Deans' Note December 12, 2021

This Sunday the Church invites us to rejoice because the Lord is near. This is the week we light the rose or pink colored candle on the Advent wreath.. The traditional name for this Sunday "Gaudate" is the Latin word for rejoice. The ancient chant that begins this liturgy comes from the fourth chapter of Paul's letter to the Philippians: "Rejoice in the Lord always, again I will say, Rejoice!...The Lord is near".

When our choir chants St. Paul's words, as the church has done on this day for over a thousand years, we are really saying something subversive, something we underscore at St. John's as we also celebrate our Lady of Guadalupe on this day.

When Gabriel tells Mary that she will bring forth the savior, she knows how subversive that message is -- "He has cast down the mighty from their thrones and has lifted up the lowly." To say the Lord is near, means that God's Kingdom is on the way, the time when justice will appear, where oppression will end, where the earth and all her people will live in harmony. It may well be a message challenging our comfortability.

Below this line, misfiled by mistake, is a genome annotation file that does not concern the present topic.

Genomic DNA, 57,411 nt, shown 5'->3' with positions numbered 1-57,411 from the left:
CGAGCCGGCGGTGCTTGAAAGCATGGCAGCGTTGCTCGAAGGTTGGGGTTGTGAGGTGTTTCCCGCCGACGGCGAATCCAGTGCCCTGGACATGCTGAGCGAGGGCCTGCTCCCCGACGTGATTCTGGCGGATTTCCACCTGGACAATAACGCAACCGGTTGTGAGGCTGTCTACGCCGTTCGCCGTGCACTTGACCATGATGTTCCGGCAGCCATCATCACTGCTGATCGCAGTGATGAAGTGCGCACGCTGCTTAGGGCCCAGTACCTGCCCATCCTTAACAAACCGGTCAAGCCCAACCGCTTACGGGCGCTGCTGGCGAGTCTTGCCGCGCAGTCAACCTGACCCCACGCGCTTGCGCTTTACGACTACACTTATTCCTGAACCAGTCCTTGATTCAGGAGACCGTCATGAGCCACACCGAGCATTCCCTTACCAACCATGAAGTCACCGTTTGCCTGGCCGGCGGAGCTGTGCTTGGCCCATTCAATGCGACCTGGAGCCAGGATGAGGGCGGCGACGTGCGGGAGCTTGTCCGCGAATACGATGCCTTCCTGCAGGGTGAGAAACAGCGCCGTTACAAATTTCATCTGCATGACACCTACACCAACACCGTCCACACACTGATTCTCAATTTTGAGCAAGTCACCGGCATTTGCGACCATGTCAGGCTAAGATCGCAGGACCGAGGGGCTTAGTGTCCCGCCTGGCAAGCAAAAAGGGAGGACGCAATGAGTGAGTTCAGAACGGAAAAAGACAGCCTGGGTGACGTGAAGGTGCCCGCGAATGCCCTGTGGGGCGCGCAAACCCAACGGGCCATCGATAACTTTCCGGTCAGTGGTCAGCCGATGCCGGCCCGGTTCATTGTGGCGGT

Our Lady of Guadalupe appears to Juan Diego, an indigenous Mexican peasant who had converted to Christianity. Mary sends her message of joy not to the Spanish religious authorities and the colonizers, but to this lowly one and she gives him a surprising abundance of roses in winter -- fragrant, joyful, beautiful flowers where we would never expect them to emerge. Rejoice!

Although the songs about Guadalupe often refer to her as La Paloma Blanca, the white dove, she appears to Juan Diego as La Virgen Morena, the dark-skinned virgin. She appears herself as one of the dispossessed, not the powerful. So her presence is prophetic. The joy of the Lord's coming challenges us to join her in lifting up the lowly.

As spiritual writer Sara Miles reflects: "Herself mixed and impure, Guadalupe bears and reveals a God uncontainable by religious orthodoxy or national borders; a God who shows up everywhere, showering us with life as unexpected as roses in December, making all things new. Hail Mary. Hoy te vengo a saludar." Yes, Paloma Blanca, La Morena -- we greet you today with joy!